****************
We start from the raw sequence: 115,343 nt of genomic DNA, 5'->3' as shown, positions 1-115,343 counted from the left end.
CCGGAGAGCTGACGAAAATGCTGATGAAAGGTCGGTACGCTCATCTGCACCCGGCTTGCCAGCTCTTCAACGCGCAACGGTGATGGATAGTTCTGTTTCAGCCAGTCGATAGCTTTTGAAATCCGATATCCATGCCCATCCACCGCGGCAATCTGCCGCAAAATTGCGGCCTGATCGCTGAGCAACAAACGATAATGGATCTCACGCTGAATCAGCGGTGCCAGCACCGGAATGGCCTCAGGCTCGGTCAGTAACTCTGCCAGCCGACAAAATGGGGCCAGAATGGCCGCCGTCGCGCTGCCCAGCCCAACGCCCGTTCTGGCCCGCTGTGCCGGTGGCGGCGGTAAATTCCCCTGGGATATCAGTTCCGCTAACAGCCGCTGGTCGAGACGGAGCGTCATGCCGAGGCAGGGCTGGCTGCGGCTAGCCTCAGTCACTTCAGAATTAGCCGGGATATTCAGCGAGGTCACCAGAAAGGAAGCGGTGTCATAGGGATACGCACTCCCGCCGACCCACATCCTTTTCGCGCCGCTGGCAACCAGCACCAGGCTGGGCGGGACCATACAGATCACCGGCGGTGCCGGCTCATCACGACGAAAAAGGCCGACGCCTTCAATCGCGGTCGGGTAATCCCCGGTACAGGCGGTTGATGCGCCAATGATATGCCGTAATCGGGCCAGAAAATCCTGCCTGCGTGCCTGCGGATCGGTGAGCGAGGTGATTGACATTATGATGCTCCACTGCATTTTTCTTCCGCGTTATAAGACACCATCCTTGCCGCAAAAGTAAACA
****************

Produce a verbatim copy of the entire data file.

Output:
We start from the raw sequence: 115,343 nt of genomic DNA, 5'->3' as shown, positions 1-115,343 counted from the left end.
CCGGAGAGCTGACGAAAATGCTGATGAAAGGTCGGTACGCTCATCTGCACCCGGCTTGCCAGCTCTTCAACGCGCAACGGTGATGGATAGTTCTGTTTCAGCCAGTCGATAGCTTTTGAAATCCGATATCCATGCCCATCCACCGCGGCAATCTGCCGCAAAATTGCGGCCTGATCGCTGAGCAACAAACGATAATGGATCTCACGCTGAATCAGCGGTGCCAGCACCGGAATGGCCTCAGGCTCGGTCAGTAACTCTGCCAGCCGACAAAATGGGGCCAGAATGGCCGCCGTCGCGCTGCCCAGCCCAACGCCCGTTCTGGCCCGCTGTGCCGGTGGCGGCGGTAAATTCCCCTGGGATATCAGTTCCGCTAACAGCCGCTGGTCGAGACGGAGCGTCATGCCGAGGCAGGGCTGGCTGCGGCTAGCCTCAGTCACTTCAGAATTAGCCGGGATATTCAGCGAGGTCACCAGAAAGGAAGCGGTGTCATAGGGATACGCACTCCCGCCGACCCACATCCTTTTCGCGCCGCTGGCAACCAGCACCAGGCTGGGCGGGACCATACAGATCACCGGCGGTGCCGGCTCATCACGACGAAAAAGGCCGACGCCTTCAATCGCGGTCGGGTAATCCCCGGTACAGGCGGTTGATGCGCCAATGATATGCCGTAATCGGGCCAGAAAATCCTGCCTGCGTGCCTGCGGATCGGTGAGCGAGGTGATTGACATTATGATGCTCCACTGCATTTTTCTTCCGCGTTATAAGACACCATCCTTGCCGCAAAAGTAAACA